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District 1 candidates take tougher tone at Tonalea forum

District 1 candidates take tougher tone at Tonalea forum


His most outstanding achievement in the Council was obtaining funds for the Western Navajo Pipeline project to convey water to the 18 Western chapters.

The Navajo Nation Council, on July 21, 2021, passed legislation that would allocate $58.2 million in Sih Hásin Funds to the Water Management Branch for the project’s first phase. The money would cover the design and construction of multiple waterlines and water and wastewater treatment phases.

“We, the Navajo people, have no water rights,” Dá’deestł’in Hótsaa Delegate Paul Begay Jr. said. “But even though we will get water.”

During Tonalea-Red Lake’s District 1 Council forum conducted in Navajo on Sept. 23, Begay, who’s running for reelection, said the closure of Navajo Generating Station left behind a rich potential of 34,100 acre-feet of water for other uses each year.

The Upper Basin Compact allotted 50,000 acre-feet of water to the area above Glen Canyon Dam. Although the Navajo Nation wasn’t represented at the negotiating table, it later made several agreements under the compact’s terms, which made the construction of the power plant possible.

The tribe, in 1968, resolved to dedicate 34,100 acre-feet of water to the power plant for 50 years – provided that the water would be returned to the Nation for their exclusive use and benefit.

Begay said the remainder (15.9 acre-feet) of the 50,000-acre-foot allotment should be used for the pipeline project.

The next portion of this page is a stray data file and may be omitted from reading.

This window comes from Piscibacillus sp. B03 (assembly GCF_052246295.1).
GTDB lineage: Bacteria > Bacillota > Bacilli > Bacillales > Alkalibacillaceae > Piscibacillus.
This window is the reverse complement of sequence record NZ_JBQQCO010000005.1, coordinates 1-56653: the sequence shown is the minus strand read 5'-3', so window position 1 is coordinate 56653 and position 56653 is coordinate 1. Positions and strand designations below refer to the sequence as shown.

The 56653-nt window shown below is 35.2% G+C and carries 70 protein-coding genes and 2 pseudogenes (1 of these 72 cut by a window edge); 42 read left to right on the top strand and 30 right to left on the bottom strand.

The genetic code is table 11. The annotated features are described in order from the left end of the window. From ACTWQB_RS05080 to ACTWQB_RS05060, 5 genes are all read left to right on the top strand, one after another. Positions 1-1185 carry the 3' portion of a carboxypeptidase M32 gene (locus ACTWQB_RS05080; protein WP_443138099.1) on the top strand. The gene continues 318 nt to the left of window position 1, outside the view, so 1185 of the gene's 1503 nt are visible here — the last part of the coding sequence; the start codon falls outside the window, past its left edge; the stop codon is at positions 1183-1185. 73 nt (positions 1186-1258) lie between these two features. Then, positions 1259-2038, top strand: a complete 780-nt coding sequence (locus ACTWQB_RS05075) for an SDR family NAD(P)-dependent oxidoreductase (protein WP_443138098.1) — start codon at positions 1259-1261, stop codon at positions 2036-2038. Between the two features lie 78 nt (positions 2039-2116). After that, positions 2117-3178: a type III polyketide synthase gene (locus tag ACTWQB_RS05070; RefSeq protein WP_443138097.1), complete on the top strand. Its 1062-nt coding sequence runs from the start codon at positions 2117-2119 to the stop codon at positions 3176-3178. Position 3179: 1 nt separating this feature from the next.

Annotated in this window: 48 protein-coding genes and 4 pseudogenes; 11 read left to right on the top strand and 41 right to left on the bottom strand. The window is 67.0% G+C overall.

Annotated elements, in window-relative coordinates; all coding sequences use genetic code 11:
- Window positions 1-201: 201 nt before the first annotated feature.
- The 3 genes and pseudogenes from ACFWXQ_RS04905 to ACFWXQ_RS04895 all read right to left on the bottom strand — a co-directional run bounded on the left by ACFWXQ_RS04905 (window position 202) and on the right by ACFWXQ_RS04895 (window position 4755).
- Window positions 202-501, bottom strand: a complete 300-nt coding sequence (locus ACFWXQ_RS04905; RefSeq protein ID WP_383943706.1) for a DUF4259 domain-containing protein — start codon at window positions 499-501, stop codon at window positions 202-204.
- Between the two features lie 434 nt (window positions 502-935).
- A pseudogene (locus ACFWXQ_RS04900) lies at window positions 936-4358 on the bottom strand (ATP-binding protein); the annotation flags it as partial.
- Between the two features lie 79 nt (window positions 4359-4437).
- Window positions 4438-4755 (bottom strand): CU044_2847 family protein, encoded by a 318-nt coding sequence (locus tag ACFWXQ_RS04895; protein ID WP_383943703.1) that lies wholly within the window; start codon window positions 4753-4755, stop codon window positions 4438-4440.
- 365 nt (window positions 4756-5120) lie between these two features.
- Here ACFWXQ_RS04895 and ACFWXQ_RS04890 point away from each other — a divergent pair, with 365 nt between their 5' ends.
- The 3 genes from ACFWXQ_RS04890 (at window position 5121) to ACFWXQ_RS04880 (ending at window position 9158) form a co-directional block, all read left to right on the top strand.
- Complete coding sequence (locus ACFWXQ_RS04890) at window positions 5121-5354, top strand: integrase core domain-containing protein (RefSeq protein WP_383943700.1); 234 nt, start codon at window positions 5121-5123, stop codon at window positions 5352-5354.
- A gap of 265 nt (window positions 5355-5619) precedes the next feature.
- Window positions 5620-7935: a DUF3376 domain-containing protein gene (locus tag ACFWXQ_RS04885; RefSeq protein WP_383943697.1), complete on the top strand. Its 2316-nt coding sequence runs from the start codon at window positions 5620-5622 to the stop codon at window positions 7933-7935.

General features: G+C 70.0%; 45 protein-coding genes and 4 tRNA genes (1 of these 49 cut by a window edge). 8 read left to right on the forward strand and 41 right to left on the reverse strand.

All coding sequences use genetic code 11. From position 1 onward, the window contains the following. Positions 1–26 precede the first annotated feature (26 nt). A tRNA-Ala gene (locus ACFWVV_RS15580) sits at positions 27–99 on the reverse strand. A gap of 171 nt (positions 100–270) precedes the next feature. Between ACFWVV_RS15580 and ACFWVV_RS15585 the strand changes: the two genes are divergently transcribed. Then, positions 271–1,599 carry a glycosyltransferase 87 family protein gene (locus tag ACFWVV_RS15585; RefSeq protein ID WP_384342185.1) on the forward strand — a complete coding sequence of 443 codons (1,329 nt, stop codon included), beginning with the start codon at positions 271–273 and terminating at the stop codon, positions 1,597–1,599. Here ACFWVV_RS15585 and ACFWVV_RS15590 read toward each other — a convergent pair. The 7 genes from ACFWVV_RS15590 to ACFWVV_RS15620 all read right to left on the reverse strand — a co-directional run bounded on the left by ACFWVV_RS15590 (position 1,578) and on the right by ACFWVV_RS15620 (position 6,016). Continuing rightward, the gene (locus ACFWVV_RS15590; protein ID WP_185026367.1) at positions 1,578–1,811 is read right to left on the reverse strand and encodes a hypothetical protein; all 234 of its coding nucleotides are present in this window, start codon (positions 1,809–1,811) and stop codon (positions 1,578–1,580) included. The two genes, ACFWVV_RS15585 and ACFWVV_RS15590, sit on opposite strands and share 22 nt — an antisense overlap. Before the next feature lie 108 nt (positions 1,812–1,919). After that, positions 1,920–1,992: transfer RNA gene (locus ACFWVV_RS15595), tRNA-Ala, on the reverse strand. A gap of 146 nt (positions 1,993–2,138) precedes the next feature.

Begay said he often wonders if he’s ineffective as a delegate because people criticize him for it.

“But work is still being done,” he said. “It may look like I’m not doing anything, but work is being done and being planned.”

Begay identified several activities underway in Western Navajo, such as road repairs on routes 16 and 21T. He also identified finished projects, such as the Tonalea Chapter House and the Wildcat Peak Phase II.

“More than three years ago, I said to my constituents that I would not promise anything,” he added. “The only thing I promised was that I would work hard. And to this day, it’s still like that.”

Begay is Tsédeeshgizhnii and born for Bįįh Bitoodnii. His maternal grandfather is Tódích’íi’nii, and his paternal grandfather is Kinyaa’áanii.

Hands-on experience

Navajo Times | Krista Allen
Helena Nez Begay, a candidate for District 1 Council, answers a question during a candidate for Council forum in Tonalea-Red Lake, Ariz., on Sept. 23.

Begay’s opponent, Helena Nez Begay, said she still must haul water living in a remote area northwest of Kaibeto. She dispenses water sparingly: to cook, clean, wash dishes, and bathe.

While most Americans use dozens of gallons of water daily, her family uses only a little.

Helena, who’s not related to Paul, said she knows running water would be a luxury.

“Our relatives dream of – laanaa – having running water,” Helena said. “Some of them in the last few weeks received electricity.

“We’ve been living like this for years and no one’s noticed,” Helena said. “Our elders want basic amenities–running water, electricity, and indoor plumbing.

“I rove about the chapters and its people who talk about their issues,” she said. “Their stories trigger the heart and mind. I may not seem like I’m not fit to be a lawmaker, but I have prayers, and I will use that.”

Helena is the Kaibeto Senior Center supervisor and a new program specialist for the Division of Aging and Long-Term Care Support. She is Tódích’íi’nii and born for Tł’ízíłání. Her maternal grandfather is Naakaii Dine’é, and her paternal grandfather is Naasht’ézhí Tábąąhá.

The moderator, Henry Fowler, the Department of Diné Education board president, asked Helena and Paul several questions, including reasons they stepped into leadership roles. Both candidates have hands-on life experience and the ability to get things done, and they have strong characters and the integrity to do what’s right instead of what may be prevalent.

Paul said he’s worked for the Salt River Project for nearly 10 years, during which one of his tasks was attending Council meetings in Tsébigháhoodzání, listening to saad bee ‘ádánahodiit’aahí become law.

“Going to the Navajo Nation Council Chamber for eight years, I learned how the Council works and how a delegate works,” Paul said. “When a presidential administration changes and an election takes place, legislations that are alive all die on Dec. 31 at midnight.